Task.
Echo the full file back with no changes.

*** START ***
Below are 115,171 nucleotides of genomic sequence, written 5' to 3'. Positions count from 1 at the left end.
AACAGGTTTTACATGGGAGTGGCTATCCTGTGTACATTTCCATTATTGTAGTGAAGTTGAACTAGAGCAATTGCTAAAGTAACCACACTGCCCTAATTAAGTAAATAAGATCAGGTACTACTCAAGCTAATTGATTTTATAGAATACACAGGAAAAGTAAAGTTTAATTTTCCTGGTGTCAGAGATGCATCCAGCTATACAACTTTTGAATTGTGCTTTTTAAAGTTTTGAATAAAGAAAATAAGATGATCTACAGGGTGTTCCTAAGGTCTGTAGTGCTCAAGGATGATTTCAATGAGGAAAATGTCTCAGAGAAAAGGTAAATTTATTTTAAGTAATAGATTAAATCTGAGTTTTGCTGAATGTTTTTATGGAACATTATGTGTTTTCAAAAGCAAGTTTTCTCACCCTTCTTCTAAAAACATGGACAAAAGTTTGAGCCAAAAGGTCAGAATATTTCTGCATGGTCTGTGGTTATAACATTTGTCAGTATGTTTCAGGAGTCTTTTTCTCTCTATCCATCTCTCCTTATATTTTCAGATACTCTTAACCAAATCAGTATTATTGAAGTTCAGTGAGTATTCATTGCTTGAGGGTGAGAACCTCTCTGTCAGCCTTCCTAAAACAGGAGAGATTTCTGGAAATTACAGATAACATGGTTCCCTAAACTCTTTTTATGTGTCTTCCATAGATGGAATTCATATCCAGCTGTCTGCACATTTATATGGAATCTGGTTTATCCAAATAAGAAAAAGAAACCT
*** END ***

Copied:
Below are 115,171 nucleotides of genomic sequence, written 5' to 3'. Positions count from 1 at the left end.
AACAGGTTTTACATGGGAGTGGCTATCCTGTGTACATTTCCATTATTGTAGTGAAGTTGAACTAGAGCAATTGCTAAAGTAACCACACTGCCCTAATTAAGTAAATAAGATCAGGTACTACTCAAGCTAATTGATTTTATAGAATACACAGGAAAAGTAAAGTTTAATTTTCCTGGTGTCAGAGATGCATCCAGCTATACAACTTTTGAATTGTGCTTTTTAAAGTTTTGAATAAAGAAAATAAGATGATCTACAGGGTGTTCCTAAGGTCTGTAGTGCTCAAGGATGATTTCAATGAGGAAAATGTCTCAGAGAAAAGGTAAATTTATTTTAAGTAATAGATTAAATCTGAGTTTTGCTGAATGTTTTTATGGAACATTATGTGTTTTCAAAAGCAAGTTTTCTCACCCTTCTTCTAAAAACATGGACAAAAGTTTGAGCCAAAAGGTCAGAATATTTCTGCATGGTCTGTGGTTATAACATTTGTCAGTATGTTTCAGGAGTCTTTTTCTCTCTATCCATCTCTCCTTATATTTTCAGATACTCTTAACCAAATCAGTATTATTGAAGTTCAGTGAGTATTCATTGCTTGAGGGTGAGAACCTCTCTGTCAGCCTTCCTAAAACAGGAGAGATTTCTGGAAATTACAGATAACATGGTTCCCTAAACTCTTTTTATGTGTCTTCCATAGATGGAATTCATATCCAGCTGTCTGCACATTTATATGGAATCTGGTTTATCCAAATAAGAAAAAGAAACCT